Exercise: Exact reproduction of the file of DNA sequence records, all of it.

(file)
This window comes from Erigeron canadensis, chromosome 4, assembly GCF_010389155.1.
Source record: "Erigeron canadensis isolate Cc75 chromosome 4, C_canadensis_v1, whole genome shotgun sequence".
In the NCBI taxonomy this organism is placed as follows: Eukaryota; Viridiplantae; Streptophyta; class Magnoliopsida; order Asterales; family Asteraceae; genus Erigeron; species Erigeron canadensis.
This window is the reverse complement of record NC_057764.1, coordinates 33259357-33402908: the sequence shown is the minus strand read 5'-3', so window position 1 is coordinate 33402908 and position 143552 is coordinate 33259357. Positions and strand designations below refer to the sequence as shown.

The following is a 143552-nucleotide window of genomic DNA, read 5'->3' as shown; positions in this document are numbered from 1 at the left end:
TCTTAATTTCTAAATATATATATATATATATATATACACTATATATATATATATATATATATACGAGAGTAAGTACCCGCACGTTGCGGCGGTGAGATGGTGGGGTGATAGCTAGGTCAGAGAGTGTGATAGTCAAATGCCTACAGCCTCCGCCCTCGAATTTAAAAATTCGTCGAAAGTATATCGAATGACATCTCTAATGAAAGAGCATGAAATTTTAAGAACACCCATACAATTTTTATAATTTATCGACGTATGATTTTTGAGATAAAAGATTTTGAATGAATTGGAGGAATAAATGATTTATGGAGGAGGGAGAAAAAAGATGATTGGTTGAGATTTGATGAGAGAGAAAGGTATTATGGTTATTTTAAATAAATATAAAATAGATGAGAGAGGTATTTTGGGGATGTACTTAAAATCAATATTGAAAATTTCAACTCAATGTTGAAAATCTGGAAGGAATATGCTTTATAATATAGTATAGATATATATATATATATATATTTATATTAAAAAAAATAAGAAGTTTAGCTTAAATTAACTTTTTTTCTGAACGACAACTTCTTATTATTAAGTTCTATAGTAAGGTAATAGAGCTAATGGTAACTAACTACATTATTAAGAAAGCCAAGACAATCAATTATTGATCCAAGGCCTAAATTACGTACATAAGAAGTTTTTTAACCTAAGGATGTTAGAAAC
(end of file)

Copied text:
This window comes from Erigeron canadensis, chromosome 4, assembly GCF_010389155.1.
Source record: "Erigeron canadensis isolate Cc75 chromosome 4, C_canadensis_v1, whole genome shotgun sequence".
In the NCBI taxonomy this organism is placed as follows: Eukaryota; Viridiplantae; Streptophyta; class Magnoliopsida; order Asterales; family Asteraceae; genus Erigeron; species Erigeron canadensis.
This window is the reverse complement of record NC_057764.1, coordinates 33259357-33402908: the sequence shown is the minus strand read 5'-3', so window position 1 is coordinate 33402908 and position 143552 is coordinate 33259357. Positions and strand designations below refer to the sequence as shown.

The following is a 143552-nucleotide window of genomic DNA, read 5'->3' as shown; positions in this document are numbered from 1 at the left end:
TCTTAATTTCTAAATATATATATATATATATATATACACTATATATATATATATATATATATACGAGAGTAAGTACCCGCACGTTGCGGCGGTGAGATGGTGGGGTGATAGCTAGGTCAGAGAGTGTGATAGTCAAATGCCTACAGCCTCCGCCCTCGAATTTAAAAATTCGTCGAAAGTATATCGAATGACATCTCTAATGAAAGAGCATGAAATTTTAAGAACACCCATACAATTTTTATAATTTATCGACGTATGATTTTTGAGATAAAAGATTTTGAATGAATTGGAGGAATAAATGATTTATGGAGGAGGGAGAAAAAAGATGATTGGTTGAGATTTGATGAGAGAGAAAGGTATTATGGTTATTTTAAATAAATATAAAATAGATGAGAGAGGTATTTTGGGGATGTACTTAAAATCAATATTGAAAATTTCAACTCAATGTTGAAAATCTGGAAGGAATATGCTTTATAATATAGTATAGATATATATATATATATATATTTATATTAAAAAAAATAAGAAGTTTAGCTTAAATTAACTTTTTTTCTGAACGACAACTTCTTATTATTAAGTTCTATAGTAAGGTAATAGAGCTAATGGTAACTAACTACATTATTAAGAAAGCCAAGACAATCAATTATTGATCCAAGGCCTAAATTACGTACATAAGAAGTTTTTTAACCTAAGGATGTTAGAAAC